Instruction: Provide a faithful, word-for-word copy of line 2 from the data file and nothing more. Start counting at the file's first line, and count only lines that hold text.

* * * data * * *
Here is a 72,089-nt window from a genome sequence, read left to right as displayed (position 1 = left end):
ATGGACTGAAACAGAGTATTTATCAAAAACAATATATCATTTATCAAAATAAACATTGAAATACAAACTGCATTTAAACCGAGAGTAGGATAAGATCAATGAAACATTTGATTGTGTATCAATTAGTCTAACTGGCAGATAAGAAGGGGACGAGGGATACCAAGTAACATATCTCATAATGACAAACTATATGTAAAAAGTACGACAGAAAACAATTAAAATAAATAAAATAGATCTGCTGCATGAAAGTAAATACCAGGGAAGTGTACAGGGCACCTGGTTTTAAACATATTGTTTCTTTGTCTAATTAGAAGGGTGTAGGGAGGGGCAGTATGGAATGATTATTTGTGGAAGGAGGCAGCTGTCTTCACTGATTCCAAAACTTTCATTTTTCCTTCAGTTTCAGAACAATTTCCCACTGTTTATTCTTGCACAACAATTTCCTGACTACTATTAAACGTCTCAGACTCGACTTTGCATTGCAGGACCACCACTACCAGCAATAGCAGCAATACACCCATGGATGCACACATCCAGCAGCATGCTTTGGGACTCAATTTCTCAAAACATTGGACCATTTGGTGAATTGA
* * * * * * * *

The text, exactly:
ATGGACTGAAACAGAGTATTTATCAAAAACAATATATCATTTATCAAAATAAACATTGAAATACAAACTGCATTTAAACCGAGAGTAGGATAAGATCAATGAAACATTTGATTGTGTATCAATTAGTCTAACTGGCAGATAAGAAGGGGACGAGGGATACCAAGTAACATATCTCATAATGACAAACTATATGTAAAAAGTACGACAGAAAACAATTAAAATAAATAAAATAGATCTGCTGCATGAAAGTAAATACCAGGGAAGTGTACAGGGCACCTGGTTTTAAACATATTGTTTCTTTGTCTAATTAGAAGGGTGTAGGGAGGGGCAGTATGGAATGATTATTTGTGGAAGGAGGCAGCTGTCTTCACTGATTCCAAAACTTTCATTTTTCCTTCAGTTTCAGAACAATTTCCCACTGTTTATTCTTGCACAACAATTTCCTGACTACTATTAAACGTCTCAGACTCGACTTTGCATTGCAGGACCACCACTACCAGCAATAGCAGCAATACACCCATGGATGCACACATCCAGCAGCATGCTTTGGGACTCAATTTCTCAAAACATTGGACCATTTGGTGAATTGA